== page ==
The second, the Irminger stream, passes up the west side of Iceland; and the third goes up the Greenland side of Davis Strait to Baffin Bay.
She sailed in June 1853, and passing up Smith Sound at the head of Baffin Bay advanced into the enclosed sea which now bears the name of Kane Basin, thus establishing the Polar route of many future Arctic expeditions.
On the west Davis Strait and Baffin Bay separate it from Baffin Land.
The ridge across Denmark Strait west of Iceland nowhere exceeds 300 fathoms in depth, so that the deeper water of the North Polar Basin is effectively separated from that of the Atlantic. A third small basin occupies Baffin Bay and contains a maximum depth of 1050 fathoms. Depths of from loo to 300 fathoms are not uncommon amongst the channels of the Arctic Archipelago north of North America, and Bering Strait, through which the surface water of the Arctic Sea meets that of the Pacific, is only 28 fathoms deep.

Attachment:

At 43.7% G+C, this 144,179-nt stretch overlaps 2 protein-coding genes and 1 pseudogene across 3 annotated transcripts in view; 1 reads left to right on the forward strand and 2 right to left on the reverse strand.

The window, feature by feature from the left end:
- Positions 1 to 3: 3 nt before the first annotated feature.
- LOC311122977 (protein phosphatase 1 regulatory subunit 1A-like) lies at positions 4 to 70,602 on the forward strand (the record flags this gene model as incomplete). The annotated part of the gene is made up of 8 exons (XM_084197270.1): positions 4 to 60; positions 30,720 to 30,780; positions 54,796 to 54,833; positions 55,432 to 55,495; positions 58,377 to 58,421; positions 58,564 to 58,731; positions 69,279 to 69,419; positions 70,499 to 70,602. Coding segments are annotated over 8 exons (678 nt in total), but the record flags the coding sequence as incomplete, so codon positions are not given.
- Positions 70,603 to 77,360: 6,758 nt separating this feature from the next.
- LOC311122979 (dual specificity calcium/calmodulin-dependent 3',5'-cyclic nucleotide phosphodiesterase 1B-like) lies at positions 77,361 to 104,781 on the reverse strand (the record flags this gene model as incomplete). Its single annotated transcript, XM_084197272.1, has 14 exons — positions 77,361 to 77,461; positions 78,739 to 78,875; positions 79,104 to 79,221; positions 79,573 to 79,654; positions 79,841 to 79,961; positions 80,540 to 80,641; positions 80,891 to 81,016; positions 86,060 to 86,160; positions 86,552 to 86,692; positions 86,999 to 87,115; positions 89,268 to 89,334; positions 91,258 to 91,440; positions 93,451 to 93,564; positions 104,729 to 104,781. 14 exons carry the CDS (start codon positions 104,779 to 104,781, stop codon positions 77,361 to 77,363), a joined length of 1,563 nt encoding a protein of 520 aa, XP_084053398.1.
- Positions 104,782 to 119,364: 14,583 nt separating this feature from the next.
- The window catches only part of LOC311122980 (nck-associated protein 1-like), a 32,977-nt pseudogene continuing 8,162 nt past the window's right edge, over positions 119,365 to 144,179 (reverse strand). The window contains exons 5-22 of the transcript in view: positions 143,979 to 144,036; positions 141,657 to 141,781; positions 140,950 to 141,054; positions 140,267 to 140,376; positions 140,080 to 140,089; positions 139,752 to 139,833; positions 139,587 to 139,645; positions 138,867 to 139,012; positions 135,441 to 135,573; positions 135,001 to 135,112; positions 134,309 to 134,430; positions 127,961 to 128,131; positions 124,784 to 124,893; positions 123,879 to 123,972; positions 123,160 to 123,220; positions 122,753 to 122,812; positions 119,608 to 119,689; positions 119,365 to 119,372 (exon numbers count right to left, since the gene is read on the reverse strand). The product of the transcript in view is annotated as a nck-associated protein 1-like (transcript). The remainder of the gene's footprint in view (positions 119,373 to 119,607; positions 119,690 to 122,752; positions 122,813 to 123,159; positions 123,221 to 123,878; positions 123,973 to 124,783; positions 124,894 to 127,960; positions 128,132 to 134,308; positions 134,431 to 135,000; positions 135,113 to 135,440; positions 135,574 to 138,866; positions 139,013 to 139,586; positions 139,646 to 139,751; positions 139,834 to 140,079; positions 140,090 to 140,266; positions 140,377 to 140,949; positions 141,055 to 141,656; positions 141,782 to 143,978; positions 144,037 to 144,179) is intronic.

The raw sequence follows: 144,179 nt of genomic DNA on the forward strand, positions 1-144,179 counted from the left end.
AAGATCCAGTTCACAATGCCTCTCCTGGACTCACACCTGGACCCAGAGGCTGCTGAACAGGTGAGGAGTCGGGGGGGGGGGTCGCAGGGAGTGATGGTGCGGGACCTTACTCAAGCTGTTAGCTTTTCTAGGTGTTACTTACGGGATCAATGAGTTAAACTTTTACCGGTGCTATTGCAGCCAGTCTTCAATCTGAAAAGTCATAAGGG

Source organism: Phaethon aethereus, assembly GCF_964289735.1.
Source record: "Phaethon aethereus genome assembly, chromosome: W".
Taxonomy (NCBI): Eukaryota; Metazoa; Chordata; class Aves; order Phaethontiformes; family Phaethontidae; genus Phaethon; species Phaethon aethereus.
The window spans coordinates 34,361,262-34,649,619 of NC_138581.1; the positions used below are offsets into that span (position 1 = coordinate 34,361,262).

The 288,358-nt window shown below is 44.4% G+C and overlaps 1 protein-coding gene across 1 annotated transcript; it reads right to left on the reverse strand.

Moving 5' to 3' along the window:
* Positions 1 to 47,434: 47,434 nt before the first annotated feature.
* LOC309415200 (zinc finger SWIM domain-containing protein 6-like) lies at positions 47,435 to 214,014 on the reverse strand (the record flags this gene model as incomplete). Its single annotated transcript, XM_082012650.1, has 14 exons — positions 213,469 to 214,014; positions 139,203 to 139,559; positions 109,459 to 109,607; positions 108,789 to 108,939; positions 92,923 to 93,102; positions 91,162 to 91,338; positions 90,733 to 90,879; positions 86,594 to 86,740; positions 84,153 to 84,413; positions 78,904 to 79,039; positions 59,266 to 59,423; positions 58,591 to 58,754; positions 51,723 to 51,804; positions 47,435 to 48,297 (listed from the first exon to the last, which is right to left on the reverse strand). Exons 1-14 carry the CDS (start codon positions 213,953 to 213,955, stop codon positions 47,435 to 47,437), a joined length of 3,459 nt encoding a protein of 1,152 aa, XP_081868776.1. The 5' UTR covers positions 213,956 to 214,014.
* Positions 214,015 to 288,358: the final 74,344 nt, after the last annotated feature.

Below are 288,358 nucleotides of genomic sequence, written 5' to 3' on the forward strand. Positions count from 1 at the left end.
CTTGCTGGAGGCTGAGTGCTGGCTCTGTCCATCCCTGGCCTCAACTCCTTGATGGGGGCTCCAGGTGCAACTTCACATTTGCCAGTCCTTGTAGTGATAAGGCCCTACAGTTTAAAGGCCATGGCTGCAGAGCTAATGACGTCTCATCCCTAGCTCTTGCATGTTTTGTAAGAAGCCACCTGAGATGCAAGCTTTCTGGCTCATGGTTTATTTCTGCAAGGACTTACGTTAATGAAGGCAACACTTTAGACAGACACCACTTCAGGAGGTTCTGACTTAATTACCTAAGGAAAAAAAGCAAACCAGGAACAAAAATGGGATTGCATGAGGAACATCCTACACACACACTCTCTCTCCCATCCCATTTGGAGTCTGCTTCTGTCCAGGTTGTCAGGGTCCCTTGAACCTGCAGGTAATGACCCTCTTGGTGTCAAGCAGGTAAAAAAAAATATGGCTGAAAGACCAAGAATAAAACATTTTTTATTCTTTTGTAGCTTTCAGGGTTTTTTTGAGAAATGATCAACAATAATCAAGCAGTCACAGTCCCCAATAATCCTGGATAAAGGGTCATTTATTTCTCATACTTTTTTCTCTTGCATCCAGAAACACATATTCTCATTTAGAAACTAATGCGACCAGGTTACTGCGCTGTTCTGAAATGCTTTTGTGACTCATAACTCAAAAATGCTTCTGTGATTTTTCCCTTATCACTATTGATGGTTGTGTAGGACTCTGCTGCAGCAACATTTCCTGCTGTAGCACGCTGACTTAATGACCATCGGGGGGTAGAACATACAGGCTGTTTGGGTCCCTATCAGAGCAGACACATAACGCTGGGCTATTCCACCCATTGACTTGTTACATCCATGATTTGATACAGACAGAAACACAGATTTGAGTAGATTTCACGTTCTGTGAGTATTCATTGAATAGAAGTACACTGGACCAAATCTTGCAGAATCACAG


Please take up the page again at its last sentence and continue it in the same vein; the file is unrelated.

Baffin Land is separated from Greenland by Baffin Bay and Davis Strait, from Ungava by Hudson Strait, from Keewatin and Melville Peninsula by Fox Channel and Fury-and-Hecla Strait, from Boothia Peninsula and North Somerset by the Gulf of Boothia and Prince Regent Inlet, and from North Devon by Lancaster Sound.